For everyone who follows Karthik’s podcast series, Design Your Thinking, I have some good news for you! Last week my podcast with Karthik on Innovation in the Digital Age and the Lean Windup Challenge went live. You can listen to the whole podcast here: https://designyourthinking.com/innovation-product-lifespan.So what is the Lean Windup Challenge you may be asking? It is a brand new concept in product management that is set to fundamentally change the way we manage and decommission products.
The Lean Startup
Everyone knows about the Lean Startup product development methodology so I won’t go into any detail here. If you haven’t heard of it I recommend you read Eric Ries’ book The Lean Startup.The idea around the Lean Windup is to take the Lean Startup and apply it in reverse. In reverse? Yes, instead of developing products, let’s decommission them.One of the greatest challenges companies have is the drain on resources that legacy products have on a company’s time and staff. Instead of being able to work on new projects, employees are forced to maintain legacy or unproductive products as they don’t know how to wind them down effectively.Why not simply take them off the market you say?It’s not that simple.For many companies, one of their most important assets is their brand and the trust they have developed with their loyal customers. If they were simply to remove products from the market willy-nilly, they would frustrate and annoy their existing customers and lose a lot of the good will they’ve built up. So how can a company successfully remove a product from the market with a focus on customers? The Lean Windup!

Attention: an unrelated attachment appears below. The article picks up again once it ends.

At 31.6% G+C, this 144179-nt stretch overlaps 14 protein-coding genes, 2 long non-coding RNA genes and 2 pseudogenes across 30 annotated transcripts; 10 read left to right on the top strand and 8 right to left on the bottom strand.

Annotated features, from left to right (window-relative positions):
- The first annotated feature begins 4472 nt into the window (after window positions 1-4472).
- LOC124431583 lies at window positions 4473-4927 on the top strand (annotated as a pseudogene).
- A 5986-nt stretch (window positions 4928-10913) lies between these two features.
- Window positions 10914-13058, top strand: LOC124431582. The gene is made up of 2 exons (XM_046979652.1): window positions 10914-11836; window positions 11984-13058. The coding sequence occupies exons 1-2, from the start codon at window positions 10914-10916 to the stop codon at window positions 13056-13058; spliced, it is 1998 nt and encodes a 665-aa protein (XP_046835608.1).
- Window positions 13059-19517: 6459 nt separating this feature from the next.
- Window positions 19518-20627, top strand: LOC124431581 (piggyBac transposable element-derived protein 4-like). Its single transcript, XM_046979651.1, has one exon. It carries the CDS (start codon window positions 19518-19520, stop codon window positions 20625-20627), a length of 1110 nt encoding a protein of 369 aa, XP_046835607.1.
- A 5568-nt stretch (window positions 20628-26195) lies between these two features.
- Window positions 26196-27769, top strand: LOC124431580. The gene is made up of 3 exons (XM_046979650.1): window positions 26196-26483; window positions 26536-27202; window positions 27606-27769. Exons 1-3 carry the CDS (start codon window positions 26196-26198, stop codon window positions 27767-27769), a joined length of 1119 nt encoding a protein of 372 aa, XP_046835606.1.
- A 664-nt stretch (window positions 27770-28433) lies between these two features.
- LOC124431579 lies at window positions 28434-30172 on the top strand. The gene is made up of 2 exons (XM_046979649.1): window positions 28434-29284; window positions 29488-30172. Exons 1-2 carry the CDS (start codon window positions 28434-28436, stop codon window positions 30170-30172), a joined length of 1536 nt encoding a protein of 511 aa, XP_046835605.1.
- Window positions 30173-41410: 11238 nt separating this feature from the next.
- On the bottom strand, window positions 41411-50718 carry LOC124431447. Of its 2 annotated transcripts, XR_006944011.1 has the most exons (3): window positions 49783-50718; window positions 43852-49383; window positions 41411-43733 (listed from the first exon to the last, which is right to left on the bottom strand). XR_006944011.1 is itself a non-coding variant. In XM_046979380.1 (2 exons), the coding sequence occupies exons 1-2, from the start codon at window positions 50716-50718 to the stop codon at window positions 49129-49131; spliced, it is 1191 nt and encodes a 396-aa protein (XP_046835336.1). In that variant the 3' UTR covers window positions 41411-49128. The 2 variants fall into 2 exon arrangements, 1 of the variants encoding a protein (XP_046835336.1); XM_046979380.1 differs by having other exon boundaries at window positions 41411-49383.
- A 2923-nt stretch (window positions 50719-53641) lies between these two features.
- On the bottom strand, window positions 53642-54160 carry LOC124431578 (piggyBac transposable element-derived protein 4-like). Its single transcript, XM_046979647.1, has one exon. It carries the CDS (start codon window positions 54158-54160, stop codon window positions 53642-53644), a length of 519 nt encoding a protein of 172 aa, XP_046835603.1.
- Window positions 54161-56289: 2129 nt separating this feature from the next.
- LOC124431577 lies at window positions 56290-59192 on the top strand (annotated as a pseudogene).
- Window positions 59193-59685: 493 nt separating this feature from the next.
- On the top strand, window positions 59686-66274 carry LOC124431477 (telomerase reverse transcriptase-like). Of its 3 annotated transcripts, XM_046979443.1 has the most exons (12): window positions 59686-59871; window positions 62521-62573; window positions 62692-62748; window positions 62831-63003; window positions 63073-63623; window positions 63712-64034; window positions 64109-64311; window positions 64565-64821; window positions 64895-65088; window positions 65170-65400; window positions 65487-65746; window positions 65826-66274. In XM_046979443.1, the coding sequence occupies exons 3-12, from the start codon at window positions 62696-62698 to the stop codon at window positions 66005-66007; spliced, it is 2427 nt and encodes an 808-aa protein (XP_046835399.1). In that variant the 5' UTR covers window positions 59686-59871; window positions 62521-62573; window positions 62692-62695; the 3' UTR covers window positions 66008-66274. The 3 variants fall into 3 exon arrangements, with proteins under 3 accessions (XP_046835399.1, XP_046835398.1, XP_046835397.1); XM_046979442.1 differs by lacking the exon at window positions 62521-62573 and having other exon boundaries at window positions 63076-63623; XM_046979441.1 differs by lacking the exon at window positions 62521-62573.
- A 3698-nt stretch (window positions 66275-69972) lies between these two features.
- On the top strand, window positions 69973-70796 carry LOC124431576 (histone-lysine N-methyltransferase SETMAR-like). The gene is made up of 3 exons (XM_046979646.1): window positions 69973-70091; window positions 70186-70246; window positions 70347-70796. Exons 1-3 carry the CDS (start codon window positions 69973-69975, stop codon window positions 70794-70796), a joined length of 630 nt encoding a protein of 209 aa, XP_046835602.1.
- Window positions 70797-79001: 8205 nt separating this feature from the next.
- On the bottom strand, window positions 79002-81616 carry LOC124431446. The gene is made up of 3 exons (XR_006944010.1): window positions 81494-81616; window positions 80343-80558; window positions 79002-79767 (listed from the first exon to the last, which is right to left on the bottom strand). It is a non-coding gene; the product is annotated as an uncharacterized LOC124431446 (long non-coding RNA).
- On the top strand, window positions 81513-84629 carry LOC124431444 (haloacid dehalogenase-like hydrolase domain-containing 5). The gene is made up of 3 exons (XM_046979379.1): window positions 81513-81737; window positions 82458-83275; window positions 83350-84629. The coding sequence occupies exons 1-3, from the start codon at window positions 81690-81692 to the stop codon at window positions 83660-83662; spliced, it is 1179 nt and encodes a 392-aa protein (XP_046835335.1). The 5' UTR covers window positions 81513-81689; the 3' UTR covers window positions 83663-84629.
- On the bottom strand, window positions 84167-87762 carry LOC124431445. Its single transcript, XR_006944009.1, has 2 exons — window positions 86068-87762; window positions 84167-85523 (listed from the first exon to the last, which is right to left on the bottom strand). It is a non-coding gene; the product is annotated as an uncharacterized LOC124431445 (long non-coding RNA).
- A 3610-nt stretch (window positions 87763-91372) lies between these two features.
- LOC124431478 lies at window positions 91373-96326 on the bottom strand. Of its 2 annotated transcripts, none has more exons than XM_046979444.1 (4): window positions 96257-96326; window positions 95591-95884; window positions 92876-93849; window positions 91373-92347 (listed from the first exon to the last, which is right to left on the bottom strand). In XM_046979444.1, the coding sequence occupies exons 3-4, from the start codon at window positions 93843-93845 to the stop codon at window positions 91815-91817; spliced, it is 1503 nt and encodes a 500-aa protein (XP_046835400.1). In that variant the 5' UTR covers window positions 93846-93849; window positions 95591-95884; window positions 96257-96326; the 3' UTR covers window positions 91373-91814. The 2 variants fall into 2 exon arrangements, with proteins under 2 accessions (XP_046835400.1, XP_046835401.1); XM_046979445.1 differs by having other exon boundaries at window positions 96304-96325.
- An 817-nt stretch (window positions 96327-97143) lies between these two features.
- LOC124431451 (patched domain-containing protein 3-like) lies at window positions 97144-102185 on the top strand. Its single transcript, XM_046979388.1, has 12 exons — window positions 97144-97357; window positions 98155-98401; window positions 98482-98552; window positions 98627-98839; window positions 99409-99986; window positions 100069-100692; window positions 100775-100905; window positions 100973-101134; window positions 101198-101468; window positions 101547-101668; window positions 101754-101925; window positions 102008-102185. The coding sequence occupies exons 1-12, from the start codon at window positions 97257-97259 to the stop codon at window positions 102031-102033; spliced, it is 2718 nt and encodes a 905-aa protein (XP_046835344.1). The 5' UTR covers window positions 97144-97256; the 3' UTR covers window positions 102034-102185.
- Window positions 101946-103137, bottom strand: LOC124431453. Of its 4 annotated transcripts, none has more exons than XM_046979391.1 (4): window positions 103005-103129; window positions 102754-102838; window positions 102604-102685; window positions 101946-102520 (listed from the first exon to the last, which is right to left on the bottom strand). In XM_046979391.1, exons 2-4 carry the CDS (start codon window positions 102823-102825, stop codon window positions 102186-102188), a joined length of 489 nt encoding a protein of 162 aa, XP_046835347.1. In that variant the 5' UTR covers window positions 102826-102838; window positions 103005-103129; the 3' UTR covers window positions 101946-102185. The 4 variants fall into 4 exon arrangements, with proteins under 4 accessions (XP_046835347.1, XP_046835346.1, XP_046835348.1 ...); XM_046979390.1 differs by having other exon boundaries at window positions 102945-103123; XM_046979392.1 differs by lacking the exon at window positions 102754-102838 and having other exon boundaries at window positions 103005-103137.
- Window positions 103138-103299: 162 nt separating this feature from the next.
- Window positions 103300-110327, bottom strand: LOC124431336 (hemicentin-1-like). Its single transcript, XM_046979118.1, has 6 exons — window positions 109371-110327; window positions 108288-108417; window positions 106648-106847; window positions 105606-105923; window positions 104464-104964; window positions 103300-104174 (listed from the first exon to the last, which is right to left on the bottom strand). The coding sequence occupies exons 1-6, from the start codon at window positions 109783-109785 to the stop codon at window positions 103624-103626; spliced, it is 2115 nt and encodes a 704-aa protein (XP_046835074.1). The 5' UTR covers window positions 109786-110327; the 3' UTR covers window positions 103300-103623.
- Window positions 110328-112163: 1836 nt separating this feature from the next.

The Lean Windup
If customers rely on your product, then you need a method to successfully remove from the market in a low risk way. You need to provide them with a pathway to stop relying on the product or service and given the uncertainty in doing this, a proven way of testing hypotheses and managing risks for products is the Lean Startup. So why not use it in reverse to decommission a product?Currently decommissioning a product is really something that is done very poorly by many companies. Companies find it often OK to simply discontinue a product and announce this early enough to give customers enough time to switch. Is that the best we can do?No.We can apply the same customer development and learning cycles of the Lean Startup to inform us of the best ways to remove the product: either with a new service or product which covers similar functionality, a simplified and easy to maintain version of the current product or service, etc.By following the principles of the Lean Startup in reverse, we can successfully decommission products from the market and free up more resources for new product development and keep our loyal customers happy at the same time.However, what does “following the principles of the Lean Startup in reverse” mean?It means creating hypotheses around ways to remove your product or service from the market and testing them in an iterative fashion. We can use all the same methodologies for launching the product for removing it. Beta tests, focus groups, market research, etc. Build, measure and learn.
Every Company Will Need This
In fact, at some point every company will need this. The simple act of updating an app, software, the look and feel of a physical product, etc means decommissioning the previous version. Normally the changes and differences are small enough that it can be easily managed without much thought. However, sometimes many updates have been a complete catastrophe because of companies failing to think effectively about removing the older version from the market.It even goes further than this, as the principles can be applied to rebranding, relocating offices, etc. Any aspect that denies existing customers access to your company in some way needs to be planned properly.
My Challenge To You
What products and services have you decommissioned and how did you do it? Is the Lean Windup something you’ll try in the near future? How would you do it?Want to learn more? Send me a message on Twitter, LinkedIn or post on my book Innovation Tools’ Facebook page, https://www.facebook.com/innovationtoolsbook/
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